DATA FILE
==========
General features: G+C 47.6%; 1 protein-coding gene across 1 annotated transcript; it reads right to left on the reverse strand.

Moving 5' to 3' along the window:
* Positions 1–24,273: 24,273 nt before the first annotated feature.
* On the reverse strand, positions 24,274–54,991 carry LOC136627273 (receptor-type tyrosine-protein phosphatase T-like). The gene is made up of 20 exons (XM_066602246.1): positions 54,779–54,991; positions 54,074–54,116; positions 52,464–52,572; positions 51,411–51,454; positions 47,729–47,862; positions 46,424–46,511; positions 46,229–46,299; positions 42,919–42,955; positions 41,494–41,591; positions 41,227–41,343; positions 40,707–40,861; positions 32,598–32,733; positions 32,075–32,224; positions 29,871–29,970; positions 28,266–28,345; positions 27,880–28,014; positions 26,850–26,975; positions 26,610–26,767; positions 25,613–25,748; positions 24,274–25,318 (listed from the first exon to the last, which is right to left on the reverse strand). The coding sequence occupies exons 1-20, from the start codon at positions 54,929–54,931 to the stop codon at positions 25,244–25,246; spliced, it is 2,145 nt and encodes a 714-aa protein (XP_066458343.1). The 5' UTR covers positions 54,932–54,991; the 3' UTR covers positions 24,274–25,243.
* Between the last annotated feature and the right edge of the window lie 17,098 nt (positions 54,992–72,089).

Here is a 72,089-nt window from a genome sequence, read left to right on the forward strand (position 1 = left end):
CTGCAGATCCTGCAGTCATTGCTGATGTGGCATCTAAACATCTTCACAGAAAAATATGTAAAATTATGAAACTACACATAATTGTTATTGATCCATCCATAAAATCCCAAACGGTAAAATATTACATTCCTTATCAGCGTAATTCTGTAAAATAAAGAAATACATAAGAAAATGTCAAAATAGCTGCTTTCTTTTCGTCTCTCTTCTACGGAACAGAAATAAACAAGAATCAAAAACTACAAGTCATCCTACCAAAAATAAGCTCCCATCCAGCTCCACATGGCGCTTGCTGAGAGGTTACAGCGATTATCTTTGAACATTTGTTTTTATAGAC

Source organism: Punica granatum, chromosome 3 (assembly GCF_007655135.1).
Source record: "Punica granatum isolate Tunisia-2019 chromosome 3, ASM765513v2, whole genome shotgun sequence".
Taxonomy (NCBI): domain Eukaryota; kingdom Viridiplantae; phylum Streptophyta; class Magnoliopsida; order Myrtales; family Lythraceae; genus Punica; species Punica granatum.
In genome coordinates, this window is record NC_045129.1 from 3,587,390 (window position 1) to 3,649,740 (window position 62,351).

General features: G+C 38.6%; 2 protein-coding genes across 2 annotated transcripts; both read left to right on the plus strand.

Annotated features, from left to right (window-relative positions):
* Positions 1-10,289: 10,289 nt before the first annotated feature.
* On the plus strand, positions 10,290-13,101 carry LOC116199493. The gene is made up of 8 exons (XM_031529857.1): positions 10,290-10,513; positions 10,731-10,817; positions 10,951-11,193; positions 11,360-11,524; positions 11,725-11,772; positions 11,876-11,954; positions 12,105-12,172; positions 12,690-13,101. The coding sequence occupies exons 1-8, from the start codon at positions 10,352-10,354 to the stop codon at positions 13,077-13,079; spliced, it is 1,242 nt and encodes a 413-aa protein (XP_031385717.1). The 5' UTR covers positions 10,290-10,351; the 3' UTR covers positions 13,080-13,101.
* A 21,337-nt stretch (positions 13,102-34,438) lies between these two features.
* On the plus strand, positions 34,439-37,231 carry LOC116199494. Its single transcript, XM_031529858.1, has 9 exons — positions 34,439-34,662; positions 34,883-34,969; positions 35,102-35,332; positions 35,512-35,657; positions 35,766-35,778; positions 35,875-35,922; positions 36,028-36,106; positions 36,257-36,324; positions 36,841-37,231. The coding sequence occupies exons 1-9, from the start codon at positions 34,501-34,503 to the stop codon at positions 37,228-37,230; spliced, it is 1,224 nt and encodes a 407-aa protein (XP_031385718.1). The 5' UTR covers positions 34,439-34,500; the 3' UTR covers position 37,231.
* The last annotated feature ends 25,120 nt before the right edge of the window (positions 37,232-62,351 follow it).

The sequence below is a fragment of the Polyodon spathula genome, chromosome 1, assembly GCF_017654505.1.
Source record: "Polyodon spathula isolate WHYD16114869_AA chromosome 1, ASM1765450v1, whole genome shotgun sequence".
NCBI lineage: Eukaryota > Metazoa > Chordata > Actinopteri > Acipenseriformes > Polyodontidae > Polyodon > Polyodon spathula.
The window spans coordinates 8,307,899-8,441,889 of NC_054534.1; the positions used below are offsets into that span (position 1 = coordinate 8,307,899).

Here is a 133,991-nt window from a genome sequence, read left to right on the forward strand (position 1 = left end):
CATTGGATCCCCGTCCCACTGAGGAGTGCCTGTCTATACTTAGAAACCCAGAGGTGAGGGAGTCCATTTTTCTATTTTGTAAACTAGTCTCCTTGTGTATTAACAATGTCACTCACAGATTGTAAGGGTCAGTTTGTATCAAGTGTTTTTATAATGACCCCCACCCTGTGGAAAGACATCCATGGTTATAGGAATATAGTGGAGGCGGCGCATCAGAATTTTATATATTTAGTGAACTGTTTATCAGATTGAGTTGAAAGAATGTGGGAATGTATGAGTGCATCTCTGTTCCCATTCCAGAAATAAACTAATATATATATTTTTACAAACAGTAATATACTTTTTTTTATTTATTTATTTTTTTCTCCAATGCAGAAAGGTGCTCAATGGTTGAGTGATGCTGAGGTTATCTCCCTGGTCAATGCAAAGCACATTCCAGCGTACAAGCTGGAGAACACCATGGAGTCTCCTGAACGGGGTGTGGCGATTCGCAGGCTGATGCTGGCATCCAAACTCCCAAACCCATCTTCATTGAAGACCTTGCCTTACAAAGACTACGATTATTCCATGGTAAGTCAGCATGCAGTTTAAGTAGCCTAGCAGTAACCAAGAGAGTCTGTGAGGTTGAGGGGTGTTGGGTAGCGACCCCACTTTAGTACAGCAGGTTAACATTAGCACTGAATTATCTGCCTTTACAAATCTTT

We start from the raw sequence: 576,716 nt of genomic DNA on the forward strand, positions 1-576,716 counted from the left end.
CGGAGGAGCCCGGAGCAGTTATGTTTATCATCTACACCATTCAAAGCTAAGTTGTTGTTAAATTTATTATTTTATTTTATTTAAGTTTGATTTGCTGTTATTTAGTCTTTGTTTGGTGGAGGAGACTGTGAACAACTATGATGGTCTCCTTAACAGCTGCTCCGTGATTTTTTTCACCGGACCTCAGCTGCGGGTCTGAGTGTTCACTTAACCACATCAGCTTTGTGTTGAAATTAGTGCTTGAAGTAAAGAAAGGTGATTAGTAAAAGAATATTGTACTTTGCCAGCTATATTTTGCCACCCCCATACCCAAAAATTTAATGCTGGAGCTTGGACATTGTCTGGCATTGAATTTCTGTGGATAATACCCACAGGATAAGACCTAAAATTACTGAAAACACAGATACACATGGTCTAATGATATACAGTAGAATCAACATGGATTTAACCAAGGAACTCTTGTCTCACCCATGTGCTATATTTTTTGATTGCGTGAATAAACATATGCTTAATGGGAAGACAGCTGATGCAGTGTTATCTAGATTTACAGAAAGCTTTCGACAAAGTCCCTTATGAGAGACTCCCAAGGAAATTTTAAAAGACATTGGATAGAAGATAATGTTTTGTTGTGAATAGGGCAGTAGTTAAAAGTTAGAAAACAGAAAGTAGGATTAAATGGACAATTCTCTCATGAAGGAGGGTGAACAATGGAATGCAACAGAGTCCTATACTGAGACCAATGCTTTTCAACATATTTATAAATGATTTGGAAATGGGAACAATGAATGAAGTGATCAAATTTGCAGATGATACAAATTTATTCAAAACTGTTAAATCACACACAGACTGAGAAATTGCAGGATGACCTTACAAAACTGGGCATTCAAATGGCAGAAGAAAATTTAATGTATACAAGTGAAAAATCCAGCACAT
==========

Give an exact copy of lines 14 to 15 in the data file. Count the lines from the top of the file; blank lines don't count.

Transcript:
* Positions 1-10,289: 10,289 nt before the first annotated feature.
* On the plus strand, positions 10,290-13,101 carry LOC116199493. The gene is made up of 8 exons (XM_031529857.1): positions 10,290-10,513; positions 10,731-10,817; positions 10,951-11,193; positions 11,360-11,524; positions 11,725-11,772; positions 11,876-11,954; positions 12,105-12,172; positions 12,690-13,101. The coding sequence occupies exons 1-8, from the start codon at positions 10,352-10,354 to the stop codon at positions 13,077-13,079; spliced, it is 1,242 nt and encodes a 413-aa protein (XP_031385717.1). The 5' UTR covers positions 10,290-10,351; the 3' UTR covers positions 13,080-13,101.